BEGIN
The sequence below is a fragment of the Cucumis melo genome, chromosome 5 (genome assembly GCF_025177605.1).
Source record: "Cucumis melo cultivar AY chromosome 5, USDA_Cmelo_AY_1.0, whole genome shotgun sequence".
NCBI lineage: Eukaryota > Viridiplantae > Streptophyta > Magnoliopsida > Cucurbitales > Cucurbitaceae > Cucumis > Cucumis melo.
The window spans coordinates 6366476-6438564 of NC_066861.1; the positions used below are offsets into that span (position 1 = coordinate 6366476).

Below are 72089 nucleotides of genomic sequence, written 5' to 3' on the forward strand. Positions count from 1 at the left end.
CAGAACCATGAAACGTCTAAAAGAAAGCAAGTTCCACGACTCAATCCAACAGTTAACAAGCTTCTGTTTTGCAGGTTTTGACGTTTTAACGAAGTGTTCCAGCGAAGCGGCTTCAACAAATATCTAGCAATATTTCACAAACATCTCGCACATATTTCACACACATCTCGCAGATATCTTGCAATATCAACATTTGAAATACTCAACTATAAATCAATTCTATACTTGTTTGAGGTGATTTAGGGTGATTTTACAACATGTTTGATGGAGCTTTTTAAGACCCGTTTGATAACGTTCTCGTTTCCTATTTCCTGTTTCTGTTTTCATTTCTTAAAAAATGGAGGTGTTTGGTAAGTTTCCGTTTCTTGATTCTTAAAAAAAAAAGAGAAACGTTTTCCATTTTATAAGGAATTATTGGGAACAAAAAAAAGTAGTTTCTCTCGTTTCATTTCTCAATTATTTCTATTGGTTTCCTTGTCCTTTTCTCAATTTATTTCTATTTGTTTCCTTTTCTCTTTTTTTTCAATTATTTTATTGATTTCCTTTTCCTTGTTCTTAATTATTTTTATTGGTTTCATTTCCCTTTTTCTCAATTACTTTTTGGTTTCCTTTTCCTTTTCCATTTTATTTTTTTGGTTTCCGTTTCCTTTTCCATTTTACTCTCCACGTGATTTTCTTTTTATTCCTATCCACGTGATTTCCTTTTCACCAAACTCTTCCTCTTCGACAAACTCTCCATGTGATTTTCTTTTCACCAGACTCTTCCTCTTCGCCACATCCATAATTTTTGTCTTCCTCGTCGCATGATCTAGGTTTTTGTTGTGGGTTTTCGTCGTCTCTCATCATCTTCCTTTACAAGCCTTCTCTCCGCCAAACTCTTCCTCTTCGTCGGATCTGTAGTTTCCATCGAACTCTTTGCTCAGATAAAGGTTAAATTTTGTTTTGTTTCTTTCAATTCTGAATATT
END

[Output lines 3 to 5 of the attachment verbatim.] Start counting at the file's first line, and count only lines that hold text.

NCBI lineage: Eukaryota > Viridiplantae > Streptophyta > Magnoliopsida > Cucurbitales > Cucurbitaceae > Cucumis > Cucumis melo.
The window spans coordinates 6366476-6438564 of NC_066861.1; the positions used below are offsets into that span (position 1 = coordinate 6366476).

Below are 72089 nucleotides of genomic sequence, written 5' to 3' on the forward strand. Positions count from 1 at the left end.